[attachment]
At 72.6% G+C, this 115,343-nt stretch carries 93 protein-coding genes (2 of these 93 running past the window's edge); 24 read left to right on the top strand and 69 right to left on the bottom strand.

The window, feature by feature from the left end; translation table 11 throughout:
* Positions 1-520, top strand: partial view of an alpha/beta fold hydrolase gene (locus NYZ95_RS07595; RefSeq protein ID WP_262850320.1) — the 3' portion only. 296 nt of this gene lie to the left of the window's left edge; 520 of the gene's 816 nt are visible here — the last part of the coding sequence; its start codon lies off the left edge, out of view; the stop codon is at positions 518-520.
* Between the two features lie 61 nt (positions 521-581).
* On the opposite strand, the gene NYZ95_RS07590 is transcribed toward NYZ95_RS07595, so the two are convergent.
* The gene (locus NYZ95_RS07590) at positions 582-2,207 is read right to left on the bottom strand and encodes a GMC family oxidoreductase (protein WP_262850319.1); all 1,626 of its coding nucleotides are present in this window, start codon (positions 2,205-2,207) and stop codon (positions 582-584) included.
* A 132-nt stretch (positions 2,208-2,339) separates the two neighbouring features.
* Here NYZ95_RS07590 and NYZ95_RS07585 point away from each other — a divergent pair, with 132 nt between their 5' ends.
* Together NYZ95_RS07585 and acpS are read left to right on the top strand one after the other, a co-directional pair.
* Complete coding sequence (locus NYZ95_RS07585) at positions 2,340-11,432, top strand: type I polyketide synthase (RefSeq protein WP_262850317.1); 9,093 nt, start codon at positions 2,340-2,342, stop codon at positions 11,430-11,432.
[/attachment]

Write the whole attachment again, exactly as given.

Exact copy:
At 72.6% G+C, this 115,343-nt stretch carries 93 protein-coding genes (2 of these 93 running past the window's edge); 24 read left to right on the top strand and 69 right to left on the bottom strand.

The window, feature by feature from the left end; translation table 11 throughout:
* Positions 1-520, top strand: partial view of an alpha/beta fold hydrolase gene (locus NYZ95_RS07595; RefSeq protein ID WP_262850320.1) — the 3' portion only. 296 nt of this gene lie to the left of the window's left edge; 520 of the gene's 816 nt are visible here — the last part of the coding sequence; its start codon lies off the left edge, out of view; the stop codon is at positions 518-520.
* Between the two features lie 61 nt (positions 521-581).
* On the opposite strand, the gene NYZ95_RS07590 is transcribed toward NYZ95_RS07595, so the two are convergent.
* The gene (locus NYZ95_RS07590) at positions 582-2,207 is read right to left on the bottom strand and encodes a GMC family oxidoreductase (protein WP_262850319.1); all 1,626 of its coding nucleotides are present in this window, start codon (positions 2,205-2,207) and stop codon (positions 582-584) included.
* A 132-nt stretch (positions 2,208-2,339) separates the two neighbouring features.
* Here NYZ95_RS07590 and NYZ95_RS07585 point away from each other — a divergent pair, with 132 nt between their 5' ends.
* Together NYZ95_RS07585 and acpS are read left to right on the top strand one after the other, a co-directional pair.
* Complete coding sequence (locus NYZ95_RS07585) at positions 2,340-11,432, top strand: type I polyketide synthase (RefSeq protein WP_262850317.1); 9,093 nt, start codon at positions 2,340-2,342, stop codon at positions 11,430-11,432.